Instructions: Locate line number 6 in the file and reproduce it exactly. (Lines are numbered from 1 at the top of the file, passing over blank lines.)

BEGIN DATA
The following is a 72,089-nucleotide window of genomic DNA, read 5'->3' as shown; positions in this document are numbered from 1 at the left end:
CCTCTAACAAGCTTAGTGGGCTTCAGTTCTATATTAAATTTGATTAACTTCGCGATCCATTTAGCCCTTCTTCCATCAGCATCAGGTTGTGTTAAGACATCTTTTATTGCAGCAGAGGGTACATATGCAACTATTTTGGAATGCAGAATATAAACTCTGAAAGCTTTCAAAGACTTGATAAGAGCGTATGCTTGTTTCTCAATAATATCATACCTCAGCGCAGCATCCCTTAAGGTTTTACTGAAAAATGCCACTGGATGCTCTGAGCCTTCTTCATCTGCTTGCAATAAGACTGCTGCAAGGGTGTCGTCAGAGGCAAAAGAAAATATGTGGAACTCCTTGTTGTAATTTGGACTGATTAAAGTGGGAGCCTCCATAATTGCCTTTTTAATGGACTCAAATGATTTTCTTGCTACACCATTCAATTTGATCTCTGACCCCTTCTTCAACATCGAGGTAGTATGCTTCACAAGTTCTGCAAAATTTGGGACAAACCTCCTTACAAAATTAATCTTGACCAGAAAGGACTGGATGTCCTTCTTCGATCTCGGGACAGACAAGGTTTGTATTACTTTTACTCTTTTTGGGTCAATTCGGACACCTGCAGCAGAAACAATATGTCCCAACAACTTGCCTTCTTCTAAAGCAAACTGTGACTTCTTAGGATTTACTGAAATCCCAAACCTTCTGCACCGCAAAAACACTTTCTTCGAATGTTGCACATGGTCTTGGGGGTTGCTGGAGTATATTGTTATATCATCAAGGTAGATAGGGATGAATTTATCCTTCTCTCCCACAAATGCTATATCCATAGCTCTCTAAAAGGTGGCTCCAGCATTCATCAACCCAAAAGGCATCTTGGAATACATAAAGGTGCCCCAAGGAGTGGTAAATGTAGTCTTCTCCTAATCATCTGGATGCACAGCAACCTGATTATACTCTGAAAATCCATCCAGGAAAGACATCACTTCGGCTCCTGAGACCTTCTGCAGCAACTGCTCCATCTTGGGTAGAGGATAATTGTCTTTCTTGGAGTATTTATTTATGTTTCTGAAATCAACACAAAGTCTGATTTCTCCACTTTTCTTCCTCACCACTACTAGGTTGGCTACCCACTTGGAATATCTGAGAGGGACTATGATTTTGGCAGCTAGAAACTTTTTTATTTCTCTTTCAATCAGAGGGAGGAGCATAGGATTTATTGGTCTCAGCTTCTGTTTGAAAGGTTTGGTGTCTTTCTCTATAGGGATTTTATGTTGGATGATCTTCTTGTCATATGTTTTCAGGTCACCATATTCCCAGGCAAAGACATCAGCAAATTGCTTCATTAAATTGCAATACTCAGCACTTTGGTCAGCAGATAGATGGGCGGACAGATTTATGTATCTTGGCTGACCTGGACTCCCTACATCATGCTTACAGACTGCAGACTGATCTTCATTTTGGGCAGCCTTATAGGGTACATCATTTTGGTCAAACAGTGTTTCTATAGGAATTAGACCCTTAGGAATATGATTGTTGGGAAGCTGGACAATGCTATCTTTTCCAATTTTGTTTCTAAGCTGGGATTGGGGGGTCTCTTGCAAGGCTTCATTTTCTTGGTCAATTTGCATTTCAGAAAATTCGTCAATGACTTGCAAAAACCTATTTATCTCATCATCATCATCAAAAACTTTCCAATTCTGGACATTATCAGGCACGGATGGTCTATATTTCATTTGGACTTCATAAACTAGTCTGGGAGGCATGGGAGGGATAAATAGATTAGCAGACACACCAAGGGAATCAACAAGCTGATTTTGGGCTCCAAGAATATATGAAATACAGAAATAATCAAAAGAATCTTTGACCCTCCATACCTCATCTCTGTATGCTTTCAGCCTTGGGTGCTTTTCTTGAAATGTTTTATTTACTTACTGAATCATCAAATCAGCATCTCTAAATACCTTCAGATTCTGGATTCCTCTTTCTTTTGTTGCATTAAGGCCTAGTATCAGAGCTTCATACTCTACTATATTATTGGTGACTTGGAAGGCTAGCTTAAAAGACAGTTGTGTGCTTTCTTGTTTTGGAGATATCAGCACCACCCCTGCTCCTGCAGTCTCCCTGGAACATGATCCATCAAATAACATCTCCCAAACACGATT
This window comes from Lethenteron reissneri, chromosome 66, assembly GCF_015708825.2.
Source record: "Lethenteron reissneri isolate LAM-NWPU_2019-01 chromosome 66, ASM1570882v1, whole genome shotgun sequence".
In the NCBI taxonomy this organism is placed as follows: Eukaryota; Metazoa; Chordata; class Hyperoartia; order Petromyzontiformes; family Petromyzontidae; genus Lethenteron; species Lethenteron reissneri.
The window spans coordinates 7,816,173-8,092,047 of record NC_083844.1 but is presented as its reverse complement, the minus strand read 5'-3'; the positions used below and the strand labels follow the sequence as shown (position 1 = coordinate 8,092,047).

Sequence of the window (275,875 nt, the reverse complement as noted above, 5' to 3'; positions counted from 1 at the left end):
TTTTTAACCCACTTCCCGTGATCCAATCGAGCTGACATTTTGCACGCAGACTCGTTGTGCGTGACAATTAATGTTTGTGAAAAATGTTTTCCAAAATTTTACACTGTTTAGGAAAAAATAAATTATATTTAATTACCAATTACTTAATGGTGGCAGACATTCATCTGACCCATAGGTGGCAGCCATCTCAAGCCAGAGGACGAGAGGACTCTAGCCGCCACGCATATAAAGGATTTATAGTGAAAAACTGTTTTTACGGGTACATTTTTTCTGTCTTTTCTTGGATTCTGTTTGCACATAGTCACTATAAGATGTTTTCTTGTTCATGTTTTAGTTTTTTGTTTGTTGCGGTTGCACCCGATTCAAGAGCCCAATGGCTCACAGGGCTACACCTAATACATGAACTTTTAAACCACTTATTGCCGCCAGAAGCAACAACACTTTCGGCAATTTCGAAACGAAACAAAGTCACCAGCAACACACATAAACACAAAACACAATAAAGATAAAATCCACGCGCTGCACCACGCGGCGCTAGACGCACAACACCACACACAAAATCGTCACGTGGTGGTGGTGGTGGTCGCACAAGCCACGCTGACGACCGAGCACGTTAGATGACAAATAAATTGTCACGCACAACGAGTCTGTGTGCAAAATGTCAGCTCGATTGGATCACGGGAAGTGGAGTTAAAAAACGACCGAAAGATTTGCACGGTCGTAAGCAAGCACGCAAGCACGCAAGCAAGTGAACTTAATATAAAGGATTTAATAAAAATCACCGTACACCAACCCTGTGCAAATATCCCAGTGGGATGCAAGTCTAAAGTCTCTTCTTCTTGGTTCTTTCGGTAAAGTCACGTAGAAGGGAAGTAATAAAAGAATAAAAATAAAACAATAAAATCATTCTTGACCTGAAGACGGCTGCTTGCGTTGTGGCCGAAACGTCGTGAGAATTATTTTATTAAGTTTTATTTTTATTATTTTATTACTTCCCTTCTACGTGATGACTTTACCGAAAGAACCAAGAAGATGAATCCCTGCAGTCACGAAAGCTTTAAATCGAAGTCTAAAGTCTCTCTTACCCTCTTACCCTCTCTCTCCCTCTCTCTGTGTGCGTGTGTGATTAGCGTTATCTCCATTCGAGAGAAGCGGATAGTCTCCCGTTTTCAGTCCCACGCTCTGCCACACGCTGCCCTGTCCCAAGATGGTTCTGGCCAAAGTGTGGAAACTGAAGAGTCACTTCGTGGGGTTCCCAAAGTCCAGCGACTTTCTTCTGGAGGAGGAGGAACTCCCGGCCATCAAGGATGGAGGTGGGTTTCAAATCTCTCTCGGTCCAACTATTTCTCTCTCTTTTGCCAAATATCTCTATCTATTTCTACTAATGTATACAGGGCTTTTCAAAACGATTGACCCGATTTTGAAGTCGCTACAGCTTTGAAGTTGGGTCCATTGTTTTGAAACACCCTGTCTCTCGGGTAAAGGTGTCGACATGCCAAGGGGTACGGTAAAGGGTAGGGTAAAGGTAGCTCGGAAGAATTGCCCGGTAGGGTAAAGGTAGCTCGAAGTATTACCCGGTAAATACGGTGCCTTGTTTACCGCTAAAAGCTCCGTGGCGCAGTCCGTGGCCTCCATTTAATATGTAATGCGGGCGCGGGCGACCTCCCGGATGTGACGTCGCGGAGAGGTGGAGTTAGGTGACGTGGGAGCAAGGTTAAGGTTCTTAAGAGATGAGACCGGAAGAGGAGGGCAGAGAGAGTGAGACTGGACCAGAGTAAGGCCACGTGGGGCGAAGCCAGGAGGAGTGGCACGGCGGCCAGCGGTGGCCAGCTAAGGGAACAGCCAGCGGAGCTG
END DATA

The window spans coordinates 7,816,173-8,092,047 of record NC_083844.1 but is presented as its reverse complement, the minus strand read 5'-3'; the positions used below and the strand labels follow the sequence as shown (position 1 = coordinate 8,092,047).